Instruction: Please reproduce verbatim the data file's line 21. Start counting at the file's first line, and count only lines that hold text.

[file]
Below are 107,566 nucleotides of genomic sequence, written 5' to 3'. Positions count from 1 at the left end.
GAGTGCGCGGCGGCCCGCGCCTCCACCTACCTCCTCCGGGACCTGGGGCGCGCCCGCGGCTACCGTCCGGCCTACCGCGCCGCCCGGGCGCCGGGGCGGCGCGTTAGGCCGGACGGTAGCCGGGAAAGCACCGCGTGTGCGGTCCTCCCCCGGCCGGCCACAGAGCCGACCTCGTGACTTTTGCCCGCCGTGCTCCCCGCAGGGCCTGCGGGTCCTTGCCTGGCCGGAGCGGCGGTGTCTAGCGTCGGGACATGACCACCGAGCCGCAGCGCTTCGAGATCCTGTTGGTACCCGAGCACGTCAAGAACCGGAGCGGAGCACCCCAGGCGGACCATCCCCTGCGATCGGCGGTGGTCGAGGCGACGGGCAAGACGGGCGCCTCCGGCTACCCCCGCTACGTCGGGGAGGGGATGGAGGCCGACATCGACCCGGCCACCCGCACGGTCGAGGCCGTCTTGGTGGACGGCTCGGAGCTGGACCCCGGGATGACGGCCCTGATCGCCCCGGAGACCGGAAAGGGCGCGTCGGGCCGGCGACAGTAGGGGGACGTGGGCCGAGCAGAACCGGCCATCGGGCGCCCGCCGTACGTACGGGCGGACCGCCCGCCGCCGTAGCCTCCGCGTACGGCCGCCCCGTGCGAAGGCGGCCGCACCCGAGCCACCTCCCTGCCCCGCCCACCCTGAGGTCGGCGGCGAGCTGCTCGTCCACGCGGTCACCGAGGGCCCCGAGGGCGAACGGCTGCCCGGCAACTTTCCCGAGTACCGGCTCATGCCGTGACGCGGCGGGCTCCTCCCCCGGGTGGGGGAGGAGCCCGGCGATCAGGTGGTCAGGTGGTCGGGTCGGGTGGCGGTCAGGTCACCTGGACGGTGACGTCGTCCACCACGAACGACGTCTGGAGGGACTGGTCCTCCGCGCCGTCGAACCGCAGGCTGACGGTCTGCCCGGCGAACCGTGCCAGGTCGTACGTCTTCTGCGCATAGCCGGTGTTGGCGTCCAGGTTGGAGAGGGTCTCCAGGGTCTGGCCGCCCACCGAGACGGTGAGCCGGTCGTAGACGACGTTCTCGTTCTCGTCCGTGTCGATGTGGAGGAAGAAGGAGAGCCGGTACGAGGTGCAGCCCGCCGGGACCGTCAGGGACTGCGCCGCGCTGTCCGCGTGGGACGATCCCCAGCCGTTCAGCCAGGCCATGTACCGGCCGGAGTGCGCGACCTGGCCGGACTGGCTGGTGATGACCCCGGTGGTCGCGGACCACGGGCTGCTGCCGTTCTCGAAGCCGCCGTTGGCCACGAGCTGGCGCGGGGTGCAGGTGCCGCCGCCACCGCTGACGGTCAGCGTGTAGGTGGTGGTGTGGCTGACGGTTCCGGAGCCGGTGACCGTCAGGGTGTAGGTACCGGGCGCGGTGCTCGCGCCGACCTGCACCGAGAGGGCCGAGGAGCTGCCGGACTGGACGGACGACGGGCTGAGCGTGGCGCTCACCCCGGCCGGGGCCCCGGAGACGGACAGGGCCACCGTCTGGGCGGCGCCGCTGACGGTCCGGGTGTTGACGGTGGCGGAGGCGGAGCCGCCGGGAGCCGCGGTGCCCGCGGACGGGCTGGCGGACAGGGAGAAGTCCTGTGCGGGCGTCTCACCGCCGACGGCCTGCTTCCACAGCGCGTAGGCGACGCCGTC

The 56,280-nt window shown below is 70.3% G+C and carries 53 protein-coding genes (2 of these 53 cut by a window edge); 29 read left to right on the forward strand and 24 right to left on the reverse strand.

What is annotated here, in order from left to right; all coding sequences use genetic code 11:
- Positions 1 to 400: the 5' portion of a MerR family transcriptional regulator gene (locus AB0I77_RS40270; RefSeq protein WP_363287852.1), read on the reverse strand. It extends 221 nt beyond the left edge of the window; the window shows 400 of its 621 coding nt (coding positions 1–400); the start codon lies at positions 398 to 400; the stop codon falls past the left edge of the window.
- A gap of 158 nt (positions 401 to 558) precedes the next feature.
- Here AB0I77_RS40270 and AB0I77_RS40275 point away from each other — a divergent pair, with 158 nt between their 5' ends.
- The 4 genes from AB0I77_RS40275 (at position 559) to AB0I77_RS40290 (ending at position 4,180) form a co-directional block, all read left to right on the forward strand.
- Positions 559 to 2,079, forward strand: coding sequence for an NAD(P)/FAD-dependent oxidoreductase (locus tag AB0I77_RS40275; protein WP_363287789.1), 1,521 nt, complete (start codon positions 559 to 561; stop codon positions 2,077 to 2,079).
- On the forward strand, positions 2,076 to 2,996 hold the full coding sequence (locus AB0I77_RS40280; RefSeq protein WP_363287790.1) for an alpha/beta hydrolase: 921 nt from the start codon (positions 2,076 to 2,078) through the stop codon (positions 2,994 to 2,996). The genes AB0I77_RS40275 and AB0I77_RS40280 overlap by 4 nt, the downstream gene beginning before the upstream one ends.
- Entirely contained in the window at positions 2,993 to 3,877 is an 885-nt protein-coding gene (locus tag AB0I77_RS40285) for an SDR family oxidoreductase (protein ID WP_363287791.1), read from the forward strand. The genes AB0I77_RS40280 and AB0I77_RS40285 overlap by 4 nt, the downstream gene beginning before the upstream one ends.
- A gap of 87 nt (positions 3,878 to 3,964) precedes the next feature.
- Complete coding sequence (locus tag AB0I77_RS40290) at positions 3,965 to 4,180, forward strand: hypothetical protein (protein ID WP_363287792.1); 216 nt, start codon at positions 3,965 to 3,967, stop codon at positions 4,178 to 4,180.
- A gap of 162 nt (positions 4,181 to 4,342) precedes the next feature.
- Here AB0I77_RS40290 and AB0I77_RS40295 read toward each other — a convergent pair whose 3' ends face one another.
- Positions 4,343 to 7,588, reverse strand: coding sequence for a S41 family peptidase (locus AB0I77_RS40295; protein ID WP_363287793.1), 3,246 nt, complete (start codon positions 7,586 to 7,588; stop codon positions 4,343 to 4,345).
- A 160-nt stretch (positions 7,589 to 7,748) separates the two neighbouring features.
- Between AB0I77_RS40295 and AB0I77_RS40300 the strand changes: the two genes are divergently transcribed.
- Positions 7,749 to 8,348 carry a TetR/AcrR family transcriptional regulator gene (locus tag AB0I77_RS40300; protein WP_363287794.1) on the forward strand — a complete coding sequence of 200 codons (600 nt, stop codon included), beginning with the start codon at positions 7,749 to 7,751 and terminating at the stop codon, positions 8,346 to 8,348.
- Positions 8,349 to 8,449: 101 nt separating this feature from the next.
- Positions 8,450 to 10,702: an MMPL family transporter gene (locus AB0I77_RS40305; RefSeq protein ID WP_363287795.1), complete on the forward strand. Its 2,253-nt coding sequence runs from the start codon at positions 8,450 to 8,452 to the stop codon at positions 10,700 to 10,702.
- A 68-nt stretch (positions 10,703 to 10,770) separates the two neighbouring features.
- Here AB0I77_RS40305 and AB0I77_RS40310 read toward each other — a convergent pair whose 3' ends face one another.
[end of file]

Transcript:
- Positions 8,450 to 10,702: an MMPL family transporter gene (locus AB0I77_RS40305; RefSeq protein ID WP_363287795.1), complete on the forward strand. Its 2,253-nt coding sequence runs from the start codon at positions 8,450 to 8,452 to the stop codon at positions 10,700 to 10,702.